• 6. FEATURE be to encode further details using an alphanumeric substitution code. The principle of product coding is to ensure that the various sources of traceability information that are used in an operation are linked, so that the history of the product can be established. The traceability system How a traceability system is to be established, implemented and maintained by a food business depends very much on the nature of the product and the production operation. The traceability system will also need to take account of any regulatory and adopted international or private voluntary standard requirements. There are four basic components of a traceability system: • Organise and plan traceability • Implement traceability • Ensure effective operation of traceability • Document and record traceability When planning traceability it is helpful to conduct a traceability study. A typical study comprises seven stages (Table 1). These stages include essential planning stages (Stages 1 to 4), the implementation stage (Stage 5) and maintenance stages (Stages 6 and 7). In addition there are also a number of procedures that support. (and interrelate with) a traceability system and underpin the effective operation of traceability. Typically these form part of a quality management system and provide essential supporting activities to ensure the traceability system is fully effective. Examples include documentation and record keeping, internal audits, training, control of non-conforming product and purchasing procedures. These enable the traceability system to be focused on the mechanics of traceability, and help the effective implementation of traceability. The system of traceability adopted by a food or feed business operation and the level of traceability achieved will depend on the nature of the product and type of production operation. In a typical milling or feed operation, there will be a degree of joining and splitting of materials, and products may either be supplied in bulk or discrete units such as large bags or small sacks. In other types of food business, more direct traceability may be achievable and identify is transferable directly between process steps or operations. An animal, for example, can be identified individually and the feed materials consumed by the animal traced. That identity can be retained with the carcass after slaughter and cutting. It is therefore for the business to decide on the level of traceability achieved and identity applied to product units. This, however, needs to be clearly defined in the traceability system adopted. The planning stages establish the essential characteristics of the product and process relevant to traceability and organisational responsibility. This involves establishing the scope, responsibility for traceability, product details and the process operations. They enable the personnel involved with the traceability system to focus on the key issues and ensure the system is established, implemented and maintained effectively. The traceability analysis (Stage 5) depicts how and where traceability is established and the control points in the process. The analysis is systematically applied at each process step in sequence as defined in the flow diagram (Stage 4). In practice this involves establishing three traceability criteria at each process step: • What identification details (codes or identifiers) are read? • What information relevant to traceability is recorded? • What identifications (codes or identifiers) are transferred to the next step (new or retained)? The purpose is to identify the traceability information that is read relevant to the materials used and applied to the materials which are transferred to a subsequent step, together with the records taken. The latter may be a new identifier or one that is retained from the materials used. If, in the analysis, it is determined traceability is compromised in any way and it is deemed necessary to establish traceability then the procedures need to be modified to ensure GMP+ Feed Certification scheme Early warning Traceability Monitoring Process control Chain approach Prerequisites Product standards HACCP ISO At this moment, over 12,000 companies in the feed chain, located in over 65 countries worldwide, are GMP+ FSA certified. www.gmpplus.org Tel: +31 70 3074120 &feed millinG technoloGy Grain September - october 2013 | 21
  • 7. FEATURE an appropriate level of traceability is established. Performing test and review activities (Stage 6) is akin to verification of HACCP systems. The objective is to confirm that the traceability system is working effectively. The aim is to demonstrate conformance with stated procedures and that traceability is established effectively. For traceability systems there are two key questions: • Does traceability work in practice? That is, is there conformance with the traceability system as implemented and is working in practice? Typical examples are audits or other inspections of the systems, and testing the system in some way, e.g. a traceability test and mass balance check • Is the traceability system up to date? That is, has there been any change that affects traceability, e.g. with the product or process? This will involve a periodic review of the traceability system Grain storage traceability analysis An example traceability analysis is given in Table 2. This depicts a typical grain storage operation. The example is given for illustrative purposes only and demonstrates a generic approach to traceability in such an operation. The details such as identification read, records taken and identification applied are shown for indication only. However, the traceability analysis concept that is demonstrated can be applied to any product or production operation. External traceability in this example is established by the identification of Table 2: Traceability in a grain storage operation - Terms of reference Product Wheat Process The storage of harvested grain Start: Intake of grain from farms and merchants (suppliers) Finish: Dispatch of grain to customers Traceability criteria Grain is handled in bulk. Grain is identified by the bulk consignment reference (external traceability) or storage unit identity reference (internal traceability) Traceability analysis (each process step in the grain storage operation) Process step Identification read Recorded information Identification applied 1: Grain intake Receipt of grain from suppliers, including intake checks and tipping of grain at intake point Supplier’s lot, batch or consignment reference What was received (lot, batch or consignment reference), the quantity, who supplied it, and date received Supplier’s lot, batch or consignment reference is retained 2: Temporary holding Temporary storage of grain pre-drying (bin store) Supplier’s lot, batch or consignment reference What received grain is loaded into a temporary store is detailed on intake records Temporary store reference 3: Grain conditioning Cleaning and drying grain by heated-air (batch or continuous process) Temporary store reference What was dried, from what (temporary store references), how and when Drying batch or run reference 4: Long-term storage Storage of conditioned grain in cool and dry conditions (bin or flat store) Drying batch or run reference What dried grain is loaded into a long term store is recorded on the drying records Long term store reference 5: Dispatch Unloading of store, and loading of transport vehicle Long term store reference What product was supplied (long term store reference), to whom and when Each delivery of stored grain supplied is identified by a unique consignment reference 22 | September - october 2013 the materials received into the business (process step 1), which are also the grain supplied by another business (the one step back), and by the identification of the grain supplied to another business (process step 5), which is also the material received by another business (the one step forward). Internal traceability is established by the matching of inputs (step 1 intake) to the outputs (step 5 dispatch) through the steps in the process (temporary holding, drying and storage). In this example it is not possible to directly link the materials received to the materials supplied to the customer. This is because there has been joining or splitting of grain at various steps in the process. Different traceability units are joined and mixed in bulk storage units at steps 2 and 3. There is splitting where grain is drawn from the long-term grain store to make separate deliveries to customers. However, the records taken would clearly identify the identification references of all the components joined or split at the process steps. In this way internal traceability is established at each process step including steps where grain is bulked and split, albeit that direct traceability of individual batches received is lost. Direct traceability might theoretically be achieved if the grain received, depending on source or the type grain, is handled and stored separately. That is where product identification is transferred with the product through one or more steps in the process, and the identification is transferred between the process steps. However, in a typical grain storage operation this may not be a practical option due to the nature of the handling operation and bulk storage. Traceability in this example may be summarised as follows: • Suppliers: Information relating to from whom grain has been supplied is linked to intake records (one step back external traceability) • Process: Information relating to the matching of inputs to outputs is linked to storage and drying records (internal traceability) • Customers: Information relating to whom grain is supplied is linked to dispatch consignment records (one step forward external traceability) Further reading Traceability in the food and feed chain: General principles and basic system requirements. Campden BRI Guideline No 60 www.campdenbri.co.uk/publications/pubDetails.php?pubsID=2489 More inforMation: Tel: +44 1386 84201 Fax: +44 1386 842100 Email: chris.knight@campdenbri.co.uk Website: www.campdenbri.co.uk &feed millinG technoloGy Grain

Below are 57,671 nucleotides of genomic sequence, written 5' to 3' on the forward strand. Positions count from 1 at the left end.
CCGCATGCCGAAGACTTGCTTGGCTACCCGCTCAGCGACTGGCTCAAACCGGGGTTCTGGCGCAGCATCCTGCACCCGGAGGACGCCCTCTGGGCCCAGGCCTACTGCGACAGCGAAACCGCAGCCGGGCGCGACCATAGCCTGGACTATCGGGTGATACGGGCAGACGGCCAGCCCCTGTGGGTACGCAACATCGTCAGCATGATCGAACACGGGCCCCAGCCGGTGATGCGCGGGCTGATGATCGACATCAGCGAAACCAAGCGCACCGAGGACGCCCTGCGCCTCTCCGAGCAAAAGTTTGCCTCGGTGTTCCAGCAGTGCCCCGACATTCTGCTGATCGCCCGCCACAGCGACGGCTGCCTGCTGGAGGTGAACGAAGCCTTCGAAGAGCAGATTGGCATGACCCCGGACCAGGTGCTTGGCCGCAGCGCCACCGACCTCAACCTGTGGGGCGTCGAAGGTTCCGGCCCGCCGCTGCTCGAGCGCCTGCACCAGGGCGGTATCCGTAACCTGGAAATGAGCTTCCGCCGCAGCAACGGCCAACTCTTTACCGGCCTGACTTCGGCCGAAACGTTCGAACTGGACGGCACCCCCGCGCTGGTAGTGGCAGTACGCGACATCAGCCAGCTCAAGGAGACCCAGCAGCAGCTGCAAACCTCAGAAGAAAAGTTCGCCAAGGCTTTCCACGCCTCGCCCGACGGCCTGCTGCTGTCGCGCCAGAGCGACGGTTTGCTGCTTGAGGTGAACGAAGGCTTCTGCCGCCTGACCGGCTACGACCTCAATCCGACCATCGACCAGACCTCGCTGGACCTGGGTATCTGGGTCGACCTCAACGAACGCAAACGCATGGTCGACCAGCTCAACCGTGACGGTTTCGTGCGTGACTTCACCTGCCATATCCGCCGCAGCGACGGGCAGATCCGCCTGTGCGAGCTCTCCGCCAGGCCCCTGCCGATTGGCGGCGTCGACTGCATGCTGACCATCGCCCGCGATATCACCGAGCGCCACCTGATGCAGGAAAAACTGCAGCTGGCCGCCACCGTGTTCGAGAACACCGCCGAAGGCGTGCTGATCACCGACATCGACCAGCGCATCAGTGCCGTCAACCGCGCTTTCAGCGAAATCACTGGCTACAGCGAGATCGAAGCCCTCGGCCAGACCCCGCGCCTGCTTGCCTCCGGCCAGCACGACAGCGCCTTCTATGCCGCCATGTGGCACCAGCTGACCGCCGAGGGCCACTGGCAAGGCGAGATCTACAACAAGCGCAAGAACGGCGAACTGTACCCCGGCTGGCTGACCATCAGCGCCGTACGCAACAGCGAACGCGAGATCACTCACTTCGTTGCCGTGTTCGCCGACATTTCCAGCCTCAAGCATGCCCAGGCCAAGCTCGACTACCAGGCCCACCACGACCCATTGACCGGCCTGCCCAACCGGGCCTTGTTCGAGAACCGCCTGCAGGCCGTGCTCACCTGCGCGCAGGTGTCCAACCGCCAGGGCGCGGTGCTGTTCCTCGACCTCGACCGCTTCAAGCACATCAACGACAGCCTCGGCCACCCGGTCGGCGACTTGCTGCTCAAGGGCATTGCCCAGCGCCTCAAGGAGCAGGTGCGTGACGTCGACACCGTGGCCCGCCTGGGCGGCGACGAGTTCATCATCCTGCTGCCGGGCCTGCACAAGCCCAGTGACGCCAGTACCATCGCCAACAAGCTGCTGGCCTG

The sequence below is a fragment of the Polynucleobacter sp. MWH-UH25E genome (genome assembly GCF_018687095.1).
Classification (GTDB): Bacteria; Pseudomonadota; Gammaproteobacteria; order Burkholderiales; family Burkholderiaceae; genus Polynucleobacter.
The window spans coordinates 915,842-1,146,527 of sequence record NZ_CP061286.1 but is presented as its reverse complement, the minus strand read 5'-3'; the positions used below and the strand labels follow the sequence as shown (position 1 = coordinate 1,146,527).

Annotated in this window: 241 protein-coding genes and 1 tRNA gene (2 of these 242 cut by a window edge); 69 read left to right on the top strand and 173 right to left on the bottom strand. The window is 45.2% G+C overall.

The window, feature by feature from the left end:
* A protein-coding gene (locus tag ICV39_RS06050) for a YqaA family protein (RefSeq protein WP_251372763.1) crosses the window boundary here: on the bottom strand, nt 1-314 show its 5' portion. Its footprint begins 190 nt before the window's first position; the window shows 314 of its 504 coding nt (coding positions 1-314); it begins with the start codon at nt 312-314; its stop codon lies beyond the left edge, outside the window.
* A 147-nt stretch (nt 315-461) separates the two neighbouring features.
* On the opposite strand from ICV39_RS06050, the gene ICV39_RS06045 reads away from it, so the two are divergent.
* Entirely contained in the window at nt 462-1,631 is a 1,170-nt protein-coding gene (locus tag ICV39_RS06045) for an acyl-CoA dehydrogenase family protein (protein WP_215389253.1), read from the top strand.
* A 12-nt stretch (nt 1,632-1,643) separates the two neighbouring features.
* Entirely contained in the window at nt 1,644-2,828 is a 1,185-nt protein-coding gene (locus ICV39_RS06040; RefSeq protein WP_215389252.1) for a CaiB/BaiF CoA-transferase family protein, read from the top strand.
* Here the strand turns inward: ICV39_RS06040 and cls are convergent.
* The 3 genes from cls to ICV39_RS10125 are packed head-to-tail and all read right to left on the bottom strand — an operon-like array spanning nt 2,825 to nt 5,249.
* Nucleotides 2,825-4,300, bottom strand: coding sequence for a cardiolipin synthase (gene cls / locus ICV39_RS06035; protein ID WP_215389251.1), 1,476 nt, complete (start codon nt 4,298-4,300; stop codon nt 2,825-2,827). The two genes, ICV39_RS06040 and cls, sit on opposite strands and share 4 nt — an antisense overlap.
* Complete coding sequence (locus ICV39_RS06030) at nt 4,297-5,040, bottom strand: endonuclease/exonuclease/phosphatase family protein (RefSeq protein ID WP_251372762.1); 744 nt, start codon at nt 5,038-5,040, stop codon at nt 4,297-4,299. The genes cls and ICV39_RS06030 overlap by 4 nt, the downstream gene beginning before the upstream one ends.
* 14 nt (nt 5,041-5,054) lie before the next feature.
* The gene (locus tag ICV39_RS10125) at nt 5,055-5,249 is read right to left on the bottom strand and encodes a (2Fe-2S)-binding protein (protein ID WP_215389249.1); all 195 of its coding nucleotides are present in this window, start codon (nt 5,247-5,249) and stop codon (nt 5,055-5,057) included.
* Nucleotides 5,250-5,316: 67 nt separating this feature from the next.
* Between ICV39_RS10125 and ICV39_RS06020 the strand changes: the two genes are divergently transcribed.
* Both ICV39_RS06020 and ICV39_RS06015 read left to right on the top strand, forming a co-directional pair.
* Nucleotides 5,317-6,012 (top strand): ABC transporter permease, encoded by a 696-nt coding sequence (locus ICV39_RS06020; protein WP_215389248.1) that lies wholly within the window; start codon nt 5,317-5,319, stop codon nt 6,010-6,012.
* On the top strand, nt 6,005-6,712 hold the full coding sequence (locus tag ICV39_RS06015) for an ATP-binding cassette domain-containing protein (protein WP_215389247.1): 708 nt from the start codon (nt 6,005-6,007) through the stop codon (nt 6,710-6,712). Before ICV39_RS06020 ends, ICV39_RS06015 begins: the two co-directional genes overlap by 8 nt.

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  • 9. LINKS September - October 2013 This digital Re-print is part of the September | October 2013 edition of Grain & Feed Milling Technology magazine. Content from the magazine is available to view free-of-charge, both as a full online magazine on our website, and as an archive of individual features on the docstoc website. Please click here to view our other publications on www.docstoc.com. first published in 1891 • The holistic approach to avoid losses in the feed mill In this issue: • • Sieving technology in feed pellet production • Mixed integer optimization: Traceability a new risk in maize production? • See the full issue • Visit the GFMT website • Contact the GFMT Team • Subscribe to GFMT a new step in formulation software • Weighbridges the workhorses of industrial weighing • High-precision sensors: the ideal solution for measuring grain humidity INCORPORATING PORTS, DISTRIBUTION AND FORMULATION A subscription magazine for the global flour & feed milling industries - first published in 1891 To purchase a paper copy of the magazine, or to subscribe to the paper edition please contact our Circulation and Subscriptions Manager on the link adove. INFORMATION FOR ADVERTISERS - CLICK HERE Article reprints All Grain & Feed Milling Tecchnology feature articles can be re-printed as a 4 or 8 page booklets (these have been used as point of sale materials, promotional materials for shows and exhibitions etc). If you are interested in getting this article re-printed please contact the GFMT team for more information on - Tel: +44 1242 267707 - Email: jamest@gfmt.co.uk or visit www.gfmt.co.uk/reprints www.gfmt.co.uk